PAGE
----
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The abortion debate is increasing after a leaked draft opinion this month indicated the U.S. Supreme Court was preparing to overturn its landmark 1973 Roe v. Wade decision that guaranteed the right to an abortion.
Last week, U.S. Senate Democrats worked to codify the ruling into law, thus ensuring abortion access would be preserved nationwide even if the higher court opted to overturn the case. Democrats didn’t have the votes and the bill failed to pass.
Leading up to last Wednesday’s vote, U.S. Sen. Chuck Grassley’s campaign decried Abby Finkenauer for her support of the proposed legislation. Finkenauer, a former Iowa House representative and one-term congresswoman, is vying for the seat Grassley holds in November’s election.
"Democrats will stop at nothing to ensure their extremist views are enacted into law. Look no further than the bill in front of the U.S. Senate today — The Abortion on Demand Until Birth Act — which allows pregnancies to be terminated from conception to birth. Abby Finkenauer shared her support for this radical bill,“ Grassley’s team wrote in a campaign email.
The bill is not actually named the The Abortion on Demand Until Birth Act. That was coined by conservative lawmakers who opposed it. The bill is named the Women’s Health Protection Act of 2021, which had previously passed the House.
Language in the bill prevents state governments from prohibiting abortion before fetal viability, or from limiting providers’ ability to “immediately provide abortion services when the provider determines a delay risks the patient's health.” The bill also prevents states from prohibiting abortions after fetal viability “when a provider determines the pregnancy risks the patient's life or health.”
Medical experts typically agree that viability occurs at 24 weeks gestation, but can vary on many factors such as available medical interventions.
Grassley’s campaign pointed to a May 11 tweet from Finkenauer in which she criticized U.S. Sens. Joe Manchin of West Virginia and Kyrsten Sinema of Arizona, both Democrats. Manchin voted against the Women’s Health Protection Act, while Sinema previously refused to support Senate Democratic leadership’s move to eliminate the filibuster.
The bill “should be able to pass, no problem — but once again, (Manchin) and (Sinema) are expected to turn their backs on Americans and side with ultraconservatives. We have to expand our majority in November,” she wrote.
Finkeneauer tweeted again later that day, stating: “(Grassley) just voted against codifying Roe into law. He thinks you’ll forget about it by November. Retweet now if you’re committed to proving him wrong and voting him out in November.”
Grassley’s team pointed also out in an email that Finkenauer was a co-sponsor on the Women’s Health Protection Act of 2019 when she was the representative for Iowa’s 1st Congressional District. Iowa U.S. Reps. Dave Loebsack and Cindy Axne — along with 214 other Democrats in the House — were also listed as co-sponsors.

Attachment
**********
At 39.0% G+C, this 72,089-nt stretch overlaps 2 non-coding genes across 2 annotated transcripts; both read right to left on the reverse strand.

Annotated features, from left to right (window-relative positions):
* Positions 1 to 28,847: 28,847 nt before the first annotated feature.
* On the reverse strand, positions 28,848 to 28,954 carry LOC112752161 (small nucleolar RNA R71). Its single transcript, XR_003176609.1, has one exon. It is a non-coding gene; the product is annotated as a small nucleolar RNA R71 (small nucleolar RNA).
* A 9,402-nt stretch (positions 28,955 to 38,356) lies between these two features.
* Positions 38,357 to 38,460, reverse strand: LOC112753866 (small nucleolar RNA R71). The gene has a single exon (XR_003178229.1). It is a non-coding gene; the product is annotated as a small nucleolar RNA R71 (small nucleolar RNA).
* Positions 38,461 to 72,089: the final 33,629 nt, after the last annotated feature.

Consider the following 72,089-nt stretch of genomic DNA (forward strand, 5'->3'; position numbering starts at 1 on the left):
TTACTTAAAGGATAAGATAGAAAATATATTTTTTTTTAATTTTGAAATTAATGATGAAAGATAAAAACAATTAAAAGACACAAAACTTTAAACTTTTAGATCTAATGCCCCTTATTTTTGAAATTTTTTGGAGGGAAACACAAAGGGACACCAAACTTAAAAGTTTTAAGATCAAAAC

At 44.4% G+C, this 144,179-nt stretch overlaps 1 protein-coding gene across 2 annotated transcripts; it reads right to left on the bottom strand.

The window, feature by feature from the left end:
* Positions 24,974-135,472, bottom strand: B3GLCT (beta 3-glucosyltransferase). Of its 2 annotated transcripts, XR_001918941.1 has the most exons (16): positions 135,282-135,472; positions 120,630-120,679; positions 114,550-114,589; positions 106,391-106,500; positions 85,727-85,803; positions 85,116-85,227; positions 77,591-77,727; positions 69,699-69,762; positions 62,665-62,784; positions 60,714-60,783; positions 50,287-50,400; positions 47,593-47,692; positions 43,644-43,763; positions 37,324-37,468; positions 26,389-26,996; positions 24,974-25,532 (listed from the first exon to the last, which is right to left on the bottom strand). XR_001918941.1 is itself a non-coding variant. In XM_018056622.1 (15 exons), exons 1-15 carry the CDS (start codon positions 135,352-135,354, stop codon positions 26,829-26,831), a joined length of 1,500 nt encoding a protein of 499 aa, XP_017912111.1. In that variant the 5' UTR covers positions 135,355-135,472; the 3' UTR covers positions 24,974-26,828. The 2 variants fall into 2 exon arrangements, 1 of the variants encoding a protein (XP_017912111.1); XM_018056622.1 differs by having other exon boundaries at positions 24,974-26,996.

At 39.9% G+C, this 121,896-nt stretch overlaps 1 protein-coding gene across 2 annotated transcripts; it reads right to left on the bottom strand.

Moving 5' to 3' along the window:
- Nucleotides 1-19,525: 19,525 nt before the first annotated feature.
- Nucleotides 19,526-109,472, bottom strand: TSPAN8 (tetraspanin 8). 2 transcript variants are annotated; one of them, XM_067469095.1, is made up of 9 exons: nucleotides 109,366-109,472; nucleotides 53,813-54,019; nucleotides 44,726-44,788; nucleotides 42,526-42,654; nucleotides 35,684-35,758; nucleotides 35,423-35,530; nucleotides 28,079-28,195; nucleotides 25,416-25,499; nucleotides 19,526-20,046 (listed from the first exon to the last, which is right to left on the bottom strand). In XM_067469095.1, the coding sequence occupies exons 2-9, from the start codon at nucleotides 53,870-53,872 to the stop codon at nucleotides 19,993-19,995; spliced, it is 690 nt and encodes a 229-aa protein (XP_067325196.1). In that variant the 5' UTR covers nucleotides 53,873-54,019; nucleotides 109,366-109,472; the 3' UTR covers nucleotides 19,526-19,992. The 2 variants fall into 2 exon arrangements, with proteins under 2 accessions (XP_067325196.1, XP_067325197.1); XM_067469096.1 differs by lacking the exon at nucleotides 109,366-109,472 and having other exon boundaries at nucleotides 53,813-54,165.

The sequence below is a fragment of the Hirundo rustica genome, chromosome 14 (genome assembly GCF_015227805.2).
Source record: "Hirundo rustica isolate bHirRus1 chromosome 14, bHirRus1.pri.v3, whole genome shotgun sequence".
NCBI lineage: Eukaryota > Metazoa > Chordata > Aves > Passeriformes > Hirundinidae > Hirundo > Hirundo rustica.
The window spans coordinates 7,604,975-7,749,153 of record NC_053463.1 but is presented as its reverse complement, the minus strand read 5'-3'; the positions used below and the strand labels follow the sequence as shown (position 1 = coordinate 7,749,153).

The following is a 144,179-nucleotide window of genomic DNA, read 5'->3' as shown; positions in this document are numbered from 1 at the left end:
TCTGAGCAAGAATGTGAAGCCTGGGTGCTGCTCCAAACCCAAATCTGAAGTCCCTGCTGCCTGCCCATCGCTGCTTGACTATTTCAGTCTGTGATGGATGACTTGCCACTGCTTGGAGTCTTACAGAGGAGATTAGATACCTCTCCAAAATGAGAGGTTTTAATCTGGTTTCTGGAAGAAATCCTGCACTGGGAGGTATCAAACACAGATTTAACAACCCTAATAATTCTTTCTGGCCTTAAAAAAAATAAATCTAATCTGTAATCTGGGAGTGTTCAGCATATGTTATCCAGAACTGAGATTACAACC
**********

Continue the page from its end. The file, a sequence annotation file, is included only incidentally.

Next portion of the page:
The majority of Americans don’t support overturning Roe v. Wade. The Pew Research Center found 61 percent of American adults believe abortion should be legal in most or all cases, while 37 percent believed it should be illegal in most or all cases.
The vague language in the bill does leave it unclear what restrictions on abortion, if any, Finkenauer and other Democrats support. However, the term “until birth” is a misleading characterization of this legislation. NPR examined the discrepancies in public comments made by lawmakers or policy staff, and the way it was presented by Republican organizations.
Despite their rare occurrence, late-term abortions — or abortions at or after 21 weeks gestation — receive “a disproportionate amount of attention in the news, policy and the law,” according to the Kaiser Family Foundation, which noted that “discussions on this topic are often fraught with misinformation.”
“For example, intense public discussions have been sparked after several policymakers have theorized about abortions occurring ‘moments before birth’ or even ‘after birth.’ In reality, these scenarios do not occur, nor are they legal, in the U.S.,” researchers said.
Late-term abortions are uncommon, representing less than 1 percent of all abortions in the United States in 2019, according to data from the U.S. Centers for Disease Control and Prevention.
Nearly 93 percent of abortions in the United States occur at or before 13 weeks gestation, while 6.2 percent take place between 14 and 20 weeks gestation, according to the CDC.
There’s limited data on the reasons individuals seek late-term abortions, according to the Kaiser Family Foundation, a nonpartisan organization that researches health policy.
The decision could be driven by a life-threatening condition that developed later in the pregnancy, or because of a fetal anomalies. A fetal anatomy scan is typically performed around 20 weeks, which is when providers discover structural anomalies that may have not been previously apparent.
Kaiser researchers also found that certain barriers — such as cost of abortion procedures, lack of insurance coverage and lack of knowledge about where to access an abortion — is also a contributing factor in late-term abortions.
Grassley’s campaign relies misleading terms to describe this legislation. The claim implies any abortion could take place at any point in the pregnancy, when in reality, a late-term abortion would occur only if the life or the health of the pregnant patient is at risk.
What keeps this check from receiving a failing grade for its misleading oversimplification is that it is correct that Finkenauer supports the Women’s Health Protection Act. Grade: D.
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Members of the Fact Checker team are Elijah Decious, Erin Jordan, Marissa Payne and Michaela Ramm. This Fact Checker was researched and written by Michaela Ramm.